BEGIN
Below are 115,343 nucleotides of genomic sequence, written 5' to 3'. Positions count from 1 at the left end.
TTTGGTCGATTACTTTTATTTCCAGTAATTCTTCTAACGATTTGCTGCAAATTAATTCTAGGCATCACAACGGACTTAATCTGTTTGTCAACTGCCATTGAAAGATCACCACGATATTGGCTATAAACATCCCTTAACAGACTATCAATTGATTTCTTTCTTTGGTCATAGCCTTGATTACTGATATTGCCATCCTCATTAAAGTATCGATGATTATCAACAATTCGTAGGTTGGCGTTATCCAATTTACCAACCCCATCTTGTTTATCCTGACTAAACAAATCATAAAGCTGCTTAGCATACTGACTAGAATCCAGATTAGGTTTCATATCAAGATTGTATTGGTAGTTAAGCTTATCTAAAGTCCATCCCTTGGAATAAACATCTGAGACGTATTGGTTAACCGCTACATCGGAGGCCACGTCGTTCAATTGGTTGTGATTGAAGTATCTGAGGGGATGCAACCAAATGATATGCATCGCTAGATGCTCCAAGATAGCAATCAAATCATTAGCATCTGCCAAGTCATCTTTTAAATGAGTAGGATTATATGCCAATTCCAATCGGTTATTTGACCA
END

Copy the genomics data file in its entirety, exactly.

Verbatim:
Below are 115,343 nucleotides of genomic sequence, written 5' to 3'. Positions count from 1 at the left end.
TTTGGTCGATTACTTTTATTTCCAGTAATTCTTCTAACGATTTGCTGCAAATTAATTCTAGGCATCACAACGGACTTAATCTGTTTGTCAACTGCCATTGAAAGATCACCACGATATTGGCTATAAACATCCCTTAACAGACTATCAATTGATTTCTTTCTTTGGTCATAGCCTTGATTACTGATATTGCCATCCTCATTAAAGTATCGATGATTATCAACAATTCGTAGGTTGGCGTTATCCAATTTACCAACCCCATCTTGTTTATCCTGACTAAACAAATCATAAAGCTGCTTAGCATACTGACTAGAATCCAGATTAGGTTTCATATCAAGATTGTATTGGTAGTTAAGCTTATCTAAAGTCCATCCCTTGGAATAAACATCTGAGACGTATTGGTTAACCGCTACATCGGAGGCCACGTCGTTCAATTGGTTGTGATTGAAGTATCTGAGGGGATGCAACCAAATGATATGCATCGCTAGATGCTCCAAGATAGCAATCAAATCATTAGCATCTGCCAAGTCATCTTTTAAATGAGTAGGATTATATGCCAATTCCAATCGGTTATTTGACCA